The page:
It’s a bit of ancient history, but Jim Morrison’s will highlights a misunderstanding in estate planning that is still common today—what happens to the balance of a bequest when the beneficiary dies. The Doors lead singer’s will provided that his entire estate would pass to his girlfriend Pamela Courson, provided she survived him by three months. If she didn’t, then his property would instead pass to his brother and sister. Well, his girlfriend did survive Morrison by three months, but by less than three years. And when she died in 1974, Morrison’s property all passed to the girlfriend’s parents–- not to his parents or brother and sister.
Maybe this was an intentional result, but not likely. Most likely, it was based on a misunderstanding or was simply accepted as one of the potential pitfalls of a “simple” will. Some who do “simple” wills believe that when they name a primary and secondary beneficiary, the secondary beneficiary will receive the property when the primary beneficiary dies. For example, in the Morrison will case, many would assume that when the girlfriend dies, that Morrison’s property would pass to his brother and sister. But this would only have happened if the Courson herself created a will to state this (and not change it after Morrison’s death) or if Morrison had used a trust, for Courson’s benefit during her life, and then for his brother and sister.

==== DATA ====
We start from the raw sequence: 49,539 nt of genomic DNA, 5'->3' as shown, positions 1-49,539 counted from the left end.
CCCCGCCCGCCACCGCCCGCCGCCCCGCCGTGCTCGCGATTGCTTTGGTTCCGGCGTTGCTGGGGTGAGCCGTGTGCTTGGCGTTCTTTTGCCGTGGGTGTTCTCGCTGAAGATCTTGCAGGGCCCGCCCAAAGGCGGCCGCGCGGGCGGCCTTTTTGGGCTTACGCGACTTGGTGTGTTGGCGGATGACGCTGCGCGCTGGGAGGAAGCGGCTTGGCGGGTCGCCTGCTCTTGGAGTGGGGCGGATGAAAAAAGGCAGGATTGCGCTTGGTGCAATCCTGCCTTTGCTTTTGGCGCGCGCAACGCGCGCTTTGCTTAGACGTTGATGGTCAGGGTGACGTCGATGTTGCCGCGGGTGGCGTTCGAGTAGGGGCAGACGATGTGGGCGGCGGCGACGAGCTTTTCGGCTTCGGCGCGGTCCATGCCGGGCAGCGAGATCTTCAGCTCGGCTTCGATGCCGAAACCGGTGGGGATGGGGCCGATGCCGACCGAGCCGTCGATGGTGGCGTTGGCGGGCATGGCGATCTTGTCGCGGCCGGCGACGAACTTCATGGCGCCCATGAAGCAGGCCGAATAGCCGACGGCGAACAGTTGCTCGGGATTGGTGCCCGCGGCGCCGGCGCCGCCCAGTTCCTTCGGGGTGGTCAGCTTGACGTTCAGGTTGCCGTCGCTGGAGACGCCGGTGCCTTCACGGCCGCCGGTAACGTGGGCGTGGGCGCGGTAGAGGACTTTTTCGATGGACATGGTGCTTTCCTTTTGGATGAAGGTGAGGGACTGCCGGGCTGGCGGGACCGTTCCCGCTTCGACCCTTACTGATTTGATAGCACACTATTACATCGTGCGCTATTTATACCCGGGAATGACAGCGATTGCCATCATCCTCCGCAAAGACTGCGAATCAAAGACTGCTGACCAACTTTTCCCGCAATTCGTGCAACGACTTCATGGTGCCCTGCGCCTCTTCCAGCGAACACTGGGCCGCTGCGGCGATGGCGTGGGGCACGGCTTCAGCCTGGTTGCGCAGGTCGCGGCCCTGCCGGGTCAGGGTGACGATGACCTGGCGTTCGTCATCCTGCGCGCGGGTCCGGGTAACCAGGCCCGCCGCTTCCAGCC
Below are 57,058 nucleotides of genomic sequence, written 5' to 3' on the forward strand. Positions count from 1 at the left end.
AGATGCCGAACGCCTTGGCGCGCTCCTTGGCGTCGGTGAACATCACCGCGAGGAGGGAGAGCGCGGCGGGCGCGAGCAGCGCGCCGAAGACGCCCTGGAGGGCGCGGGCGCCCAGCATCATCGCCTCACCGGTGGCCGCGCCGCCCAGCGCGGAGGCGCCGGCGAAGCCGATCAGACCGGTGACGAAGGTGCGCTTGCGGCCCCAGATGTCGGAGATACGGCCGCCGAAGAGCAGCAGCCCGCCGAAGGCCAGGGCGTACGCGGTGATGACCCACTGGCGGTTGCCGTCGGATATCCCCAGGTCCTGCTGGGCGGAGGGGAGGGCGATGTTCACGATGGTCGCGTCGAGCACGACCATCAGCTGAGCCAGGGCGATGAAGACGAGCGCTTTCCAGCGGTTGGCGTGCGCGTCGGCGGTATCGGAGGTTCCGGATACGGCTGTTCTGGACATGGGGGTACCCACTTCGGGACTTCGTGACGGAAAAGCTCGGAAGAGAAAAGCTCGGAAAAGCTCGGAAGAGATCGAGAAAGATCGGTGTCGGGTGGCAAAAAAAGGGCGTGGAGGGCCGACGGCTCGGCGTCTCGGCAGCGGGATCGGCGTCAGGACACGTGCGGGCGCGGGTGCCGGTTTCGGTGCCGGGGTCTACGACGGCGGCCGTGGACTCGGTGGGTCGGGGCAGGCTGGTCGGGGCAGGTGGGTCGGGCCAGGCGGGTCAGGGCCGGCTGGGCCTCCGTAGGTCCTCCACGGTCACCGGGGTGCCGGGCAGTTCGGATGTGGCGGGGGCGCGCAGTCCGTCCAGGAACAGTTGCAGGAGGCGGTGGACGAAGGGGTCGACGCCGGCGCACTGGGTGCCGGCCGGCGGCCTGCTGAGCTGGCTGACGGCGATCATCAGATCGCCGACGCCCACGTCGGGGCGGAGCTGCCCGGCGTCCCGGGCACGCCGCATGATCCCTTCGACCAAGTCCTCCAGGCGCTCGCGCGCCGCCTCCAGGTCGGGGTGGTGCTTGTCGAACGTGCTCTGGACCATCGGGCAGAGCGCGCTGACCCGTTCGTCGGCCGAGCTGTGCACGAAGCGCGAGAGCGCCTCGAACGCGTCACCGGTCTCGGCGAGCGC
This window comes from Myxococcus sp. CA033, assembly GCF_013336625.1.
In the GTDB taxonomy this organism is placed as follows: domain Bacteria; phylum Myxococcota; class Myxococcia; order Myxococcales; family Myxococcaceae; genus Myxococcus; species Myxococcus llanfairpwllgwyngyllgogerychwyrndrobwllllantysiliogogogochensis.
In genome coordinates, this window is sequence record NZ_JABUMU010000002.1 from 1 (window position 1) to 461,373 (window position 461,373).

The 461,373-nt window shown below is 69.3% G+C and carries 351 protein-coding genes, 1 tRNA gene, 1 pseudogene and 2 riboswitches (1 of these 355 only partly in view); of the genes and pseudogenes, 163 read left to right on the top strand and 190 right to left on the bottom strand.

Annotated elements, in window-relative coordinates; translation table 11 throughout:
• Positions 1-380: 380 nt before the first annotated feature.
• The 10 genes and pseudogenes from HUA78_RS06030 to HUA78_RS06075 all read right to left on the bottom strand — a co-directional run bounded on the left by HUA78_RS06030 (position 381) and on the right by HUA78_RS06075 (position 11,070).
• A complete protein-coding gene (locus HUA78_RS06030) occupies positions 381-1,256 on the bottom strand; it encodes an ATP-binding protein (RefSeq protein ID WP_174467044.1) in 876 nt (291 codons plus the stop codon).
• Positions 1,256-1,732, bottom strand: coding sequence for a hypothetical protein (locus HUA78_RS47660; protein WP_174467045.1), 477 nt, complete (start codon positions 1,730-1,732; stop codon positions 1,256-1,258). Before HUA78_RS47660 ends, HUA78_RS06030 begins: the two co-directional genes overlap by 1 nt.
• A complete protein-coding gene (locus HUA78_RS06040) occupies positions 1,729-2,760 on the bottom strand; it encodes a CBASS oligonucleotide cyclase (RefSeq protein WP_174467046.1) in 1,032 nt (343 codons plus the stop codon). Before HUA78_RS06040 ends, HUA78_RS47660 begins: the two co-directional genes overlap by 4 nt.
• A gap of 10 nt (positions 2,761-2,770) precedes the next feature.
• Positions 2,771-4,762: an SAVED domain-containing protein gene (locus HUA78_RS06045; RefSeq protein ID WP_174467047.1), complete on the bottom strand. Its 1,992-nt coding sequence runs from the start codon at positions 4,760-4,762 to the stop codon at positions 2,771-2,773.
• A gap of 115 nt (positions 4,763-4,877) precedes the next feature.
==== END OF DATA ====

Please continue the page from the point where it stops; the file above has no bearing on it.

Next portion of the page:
When a beneficiary of a “simple” will survives the person who created the will, the property becomes the beneficiary’s—period. The beneficiary then can leave the property to anyone, without regard for the other beneficiaries named in the will (or the wishes of the person who left them the property). This not only has implications for rock stars, who likely care little for the humdrum practice of estate planning, but for many everyday situations – such as families with second marriages.
Without careful planning, couple on their second marriage with children from a prior one could end up passing all of couple’s property to the children of only one spouse, leaving the children of the other spouse out. Or, in another example, if a person leaves property to a child who is on a second marriage, a “simple” will could result in all the property going to the second wife, leaving the person’s grandchildren out of the picture.
There a many other examples of estate planning that could result in an unfortunate legacy. The key is to be mindful of the “what-ifs” when creating a plan. A key part of this planning is not just asking the question of where the property goes if my primary beneficiary does not survive me, but also where it goes if he or she does.
Trusts can often be used to prevent unintended results, such as the surprising eventual owners of Jim Morrison’s estate.